THE INQUIRYThe Commission's opinion
In its opinion, the Commission explained that following the adoption by the Commission in 1995 of sanctions against human rights violations by the military regime in Nigeria, the development co-operation between Nigeria and the Commission was suspended. HTS was informed in February 1996 of the suspension and in March 1996 the technical assistance contract with HTS was terminated. In August 1996, HTS submitted a claim for damages. The Commission requested further clarification from HTS who submitted a revised claim in November 1996. HTS claimed compensation for outstanding invoices related to contractual performance, direct costs for winding-up the project and losses following termination of the contract.
As a result of the particularly complex circumstances of the contracts affected and the workload of the units concerned, an external consulting firm was entrusted with the evaluation. In April 1997, the complainant was informed that an external auditor would evaluate five submitted claims, including that of the complainant. The consultant firm performed the evaluation between November 1997 and May 1998, when it submitted a provisional report.
Due to the creation of the SCR and the transfer of files from the former External Relations DG, a significant backlog had to be taken care of before reopening the claims concerning the Nigeria suspension. This was explained to the complainant in December 1998 and in May 1999, the complainant was informed that the file was reopened. Inter-service consultations took place, various observations were made and complementary clarifications were needed. According to the Commission, the complainant was regularly informed thereof.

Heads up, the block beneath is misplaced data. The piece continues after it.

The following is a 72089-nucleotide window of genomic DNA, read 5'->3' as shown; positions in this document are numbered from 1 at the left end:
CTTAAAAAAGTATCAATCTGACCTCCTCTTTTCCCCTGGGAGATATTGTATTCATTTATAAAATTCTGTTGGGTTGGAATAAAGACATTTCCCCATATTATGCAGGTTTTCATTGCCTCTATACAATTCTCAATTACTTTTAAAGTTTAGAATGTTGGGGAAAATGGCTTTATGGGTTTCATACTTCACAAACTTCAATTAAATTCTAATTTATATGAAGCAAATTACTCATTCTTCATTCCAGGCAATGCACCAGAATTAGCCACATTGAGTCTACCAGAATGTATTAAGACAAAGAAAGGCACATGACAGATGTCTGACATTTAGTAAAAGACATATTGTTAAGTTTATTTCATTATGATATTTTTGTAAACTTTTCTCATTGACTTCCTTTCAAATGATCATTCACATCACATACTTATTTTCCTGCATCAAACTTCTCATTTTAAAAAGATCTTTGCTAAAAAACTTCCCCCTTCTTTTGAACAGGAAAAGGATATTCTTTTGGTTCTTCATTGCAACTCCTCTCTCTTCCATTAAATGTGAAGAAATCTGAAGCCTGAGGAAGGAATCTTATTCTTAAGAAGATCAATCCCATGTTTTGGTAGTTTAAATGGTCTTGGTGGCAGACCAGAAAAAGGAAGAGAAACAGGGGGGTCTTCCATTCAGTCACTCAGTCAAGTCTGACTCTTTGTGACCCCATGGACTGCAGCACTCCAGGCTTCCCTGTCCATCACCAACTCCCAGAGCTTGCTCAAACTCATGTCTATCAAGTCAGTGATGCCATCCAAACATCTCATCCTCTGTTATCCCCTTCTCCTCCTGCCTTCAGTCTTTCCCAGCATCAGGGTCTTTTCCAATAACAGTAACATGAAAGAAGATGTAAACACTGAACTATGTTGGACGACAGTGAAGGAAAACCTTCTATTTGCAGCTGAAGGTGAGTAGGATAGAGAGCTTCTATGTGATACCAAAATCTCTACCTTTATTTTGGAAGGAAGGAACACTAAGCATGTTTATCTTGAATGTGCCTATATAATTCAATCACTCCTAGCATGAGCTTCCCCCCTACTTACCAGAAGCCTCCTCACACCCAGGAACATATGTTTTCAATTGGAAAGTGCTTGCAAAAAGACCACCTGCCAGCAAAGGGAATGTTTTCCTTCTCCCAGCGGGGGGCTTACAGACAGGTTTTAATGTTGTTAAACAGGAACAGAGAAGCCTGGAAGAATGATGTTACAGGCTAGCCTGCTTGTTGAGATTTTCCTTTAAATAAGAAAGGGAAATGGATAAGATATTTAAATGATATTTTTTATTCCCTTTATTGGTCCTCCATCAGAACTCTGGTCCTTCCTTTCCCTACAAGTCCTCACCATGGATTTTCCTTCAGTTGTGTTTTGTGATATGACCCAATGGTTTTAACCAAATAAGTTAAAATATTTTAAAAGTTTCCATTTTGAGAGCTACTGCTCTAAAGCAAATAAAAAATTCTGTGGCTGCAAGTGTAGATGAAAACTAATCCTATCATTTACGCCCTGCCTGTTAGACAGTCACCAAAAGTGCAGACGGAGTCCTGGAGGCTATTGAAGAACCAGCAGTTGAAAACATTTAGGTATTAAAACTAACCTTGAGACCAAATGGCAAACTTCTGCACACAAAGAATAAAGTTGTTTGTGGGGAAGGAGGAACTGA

The Commission stated that it had shown willingness to solve the matter amicably and kept the complainant informed of the progress. It also met with the complainant in June 1999. A second meeting was considered inappropriate and premature before the complementary clarifications from the Commission Delegation in Nigeria had been received. This was stressed to the complainant in faxes in December 1999 and January 2000.
As regards the further clarifications, the Commission received these on 28 February and 25 April 2000 and a meeting took place with HTS on 4 April 2000 during which HTS expressed its concern. The Commission stated that it will take these into consideration in its settlement proposal.